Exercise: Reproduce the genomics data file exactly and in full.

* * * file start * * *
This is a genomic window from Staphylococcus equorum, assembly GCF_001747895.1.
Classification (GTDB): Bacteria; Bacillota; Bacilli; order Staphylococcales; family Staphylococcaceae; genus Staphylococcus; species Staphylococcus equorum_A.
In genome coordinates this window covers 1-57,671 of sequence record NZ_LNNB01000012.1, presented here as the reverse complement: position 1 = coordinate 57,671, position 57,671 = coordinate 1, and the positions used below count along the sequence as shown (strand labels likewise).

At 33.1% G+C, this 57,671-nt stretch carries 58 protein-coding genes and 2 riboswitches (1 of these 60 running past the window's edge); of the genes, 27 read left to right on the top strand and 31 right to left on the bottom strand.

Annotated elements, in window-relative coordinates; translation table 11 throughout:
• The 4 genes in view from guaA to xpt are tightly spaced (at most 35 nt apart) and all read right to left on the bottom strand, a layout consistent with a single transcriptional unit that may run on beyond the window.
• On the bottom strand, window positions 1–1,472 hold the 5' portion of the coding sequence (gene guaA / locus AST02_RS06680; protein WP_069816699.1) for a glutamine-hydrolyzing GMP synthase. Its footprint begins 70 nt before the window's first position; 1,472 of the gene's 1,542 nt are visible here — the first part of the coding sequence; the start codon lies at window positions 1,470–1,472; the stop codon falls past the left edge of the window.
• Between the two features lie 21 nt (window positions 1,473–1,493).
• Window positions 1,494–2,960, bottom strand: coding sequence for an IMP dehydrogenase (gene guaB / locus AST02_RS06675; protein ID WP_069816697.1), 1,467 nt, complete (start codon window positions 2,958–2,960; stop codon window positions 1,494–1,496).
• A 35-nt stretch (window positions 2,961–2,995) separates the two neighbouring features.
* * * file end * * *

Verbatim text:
This is a genomic window from Staphylococcus equorum, assembly GCF_001747895.1.
Classification (GTDB): Bacteria; Bacillota; Bacilli; order Staphylococcales; family Staphylococcaceae; genus Staphylococcus; species Staphylococcus equorum_A.
In genome coordinates this window covers 1-57,671 of sequence record NZ_LNNB01000012.1, presented here as the reverse complement: position 1 = coordinate 57,671, position 57,671 = coordinate 1, and the positions used below count along the sequence as shown (strand labels likewise).

At 33.1% G+C, this 57,671-nt stretch carries 58 protein-coding genes and 2 riboswitches (1 of these 60 running past the window's edge); of the genes, 27 read left to right on the top strand and 31 right to left on the bottom strand.

Annotated elements, in window-relative coordinates; translation table 11 throughout:
• The 4 genes in view from guaA to xpt are tightly spaced (at most 35 nt apart) and all read right to left on the bottom strand, a layout consistent with a single transcriptional unit that may run on beyond the window.
• On the bottom strand, window positions 1–1,472 hold the 5' portion of the coding sequence (gene guaA / locus AST02_RS06680; protein WP_069816699.1) for a glutamine-hydrolyzing GMP synthase. Its footprint begins 70 nt before the window's first position; 1,472 of the gene's 1,542 nt are visible here — the first part of the coding sequence; the start codon lies at window positions 1,470–1,472; the stop codon falls past the left edge of the window.
• Between the two features lie 21 nt (window positions 1,473–1,493).
• Window positions 1,494–2,960, bottom strand: coding sequence for an IMP dehydrogenase (gene guaB / locus AST02_RS06675; protein ID WP_069816697.1), 1,467 nt, complete (start codon window positions 2,958–2,960; stop codon window positions 1,494–1,496).
• A 35-nt stretch (window positions 2,961–2,995) separates the two neighbouring features.